The ‘four-day war’: Changing paradigms in the Nagorno-Karabakh conflict
Zaur ShiriyevThe “four-day war” in April 2016 brought Azerbaijan and Armenia the closest they have been to all-out war in Nagorno-Karabakh (NK) since the 1994 truce. It marked the most serious escalation in hostilities in terms of both military hardware and human loss. In the two decades since, violence along the Line of Contact has erupted periodically with increasing intensity.
Azerbaijan’s political and military leadership declared that the April violence was the result of Armenia’s provocation. Due to the widespread support for Azerbaijan’s territorial integrity, including from the U.S., President Ilham Aliyev’s stance was that “it was an adequate response to provocation.” He refuted all claims that it had been a pre-planned offensive.
Broadly, the four-day war resulted in improving Azerbaijan’s tactical positions along the Line of Contact. In terms of gaining a psychological advantage, the success erased the myth that the Armenian defensive line is highly capable of launching any attack. Baku also sought to go beyond rhetorical threats, demonstrating that it has the capability to use force to liberate the occupied territories if necessary.
The initial expectation after the April clashes – following the ceasefire brokered by Moscow – was that increased international awareness would see the West and Moscow cooperating to bring both sides to the negotiating table. However, since the Vienna meeting in May 2016, the Western countries have essentially disappeared, leaving Russia to fill this particular power vacuum.
Hopes that Azerbaijan’s closer relations with Moscow will hasten a solution have collapsed. As of August 2016, the conflict’s sides have returned to the pre-April status quo in terms of the diplomatic deadlock in negotiations. The principal problem is that the Azerbaijani authorities exaggerate the extent of Russia’s constructive mediating role in order to put greater pressure on Armenia. However, at the same time, Armenia – as a military ally of Moscow – expects an entirely opposite position, setting Moscow’s initiative at a deadlock.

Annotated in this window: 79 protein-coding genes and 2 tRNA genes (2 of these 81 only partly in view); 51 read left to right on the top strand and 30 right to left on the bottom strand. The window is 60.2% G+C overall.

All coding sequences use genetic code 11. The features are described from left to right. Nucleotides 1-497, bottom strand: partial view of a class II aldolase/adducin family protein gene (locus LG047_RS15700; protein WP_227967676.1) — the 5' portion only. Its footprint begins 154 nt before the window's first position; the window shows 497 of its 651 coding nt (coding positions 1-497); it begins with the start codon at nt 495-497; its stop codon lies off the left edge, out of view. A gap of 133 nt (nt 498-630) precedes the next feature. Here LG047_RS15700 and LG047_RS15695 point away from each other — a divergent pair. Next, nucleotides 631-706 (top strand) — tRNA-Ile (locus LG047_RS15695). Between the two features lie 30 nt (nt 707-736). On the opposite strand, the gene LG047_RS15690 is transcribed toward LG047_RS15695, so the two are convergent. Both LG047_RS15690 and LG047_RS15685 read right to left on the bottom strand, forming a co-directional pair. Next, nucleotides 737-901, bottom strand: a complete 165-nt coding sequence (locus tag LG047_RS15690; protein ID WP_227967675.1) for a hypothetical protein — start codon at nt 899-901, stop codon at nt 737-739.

One more factor that limits Azerbaijan’s options is that since the Vienna meeting, Western co-chairs – France and the U.S. – have pushed to increase the number of monitoring missions by the current OSCE Chairman-in-Office, and to establish a monitoring mechanism to investigate incidents along the Line of Contact. Baku opposes this because it will serve to crystallize the current Line of Contact as a border. The fact that Russia asked for the same mechanism after the August 2016 skirmishes suggests that relying on Moscow does not yield results. This decreases the probability of successful negotiations, but increases the chance of devastating new clashes.
Other Co-Chairs of the Minsk Group do not seem to have any desire to revitalize negotiations. The current U.S. administration is not interested in activity in the South Caucasus, and early indications of a “Russia First” policy in the post-Soviet space (except for Ukraine and Georgia) offer little hope for engagement in Nagorno-Karabakh conflict resolution. Preferences seem to be oriented towards maintaining the fragile military-political status quo, leaving any conflict resolution initiatives to Moscow. But in the end the domestic political developments in Armenia – the hostage crisis and public challenge to the alliance with Moscow – followed by the supply of Russian missiles, diminished those prospects.
* Zaur Shiriyev is an Academy Associate at the Royal Institute of International Affairs (Chatham House) in London. His areas of expertise include security issues and conflict resolution in the post-Soviet space, Turkish foreign policy, and the foreign and national security policies of the South Caucasus states, with an emphasis on the domestic determinants of such policies. This is an abridged version of the original in Turkish Policy Quarterly’s Winter 2017 issue.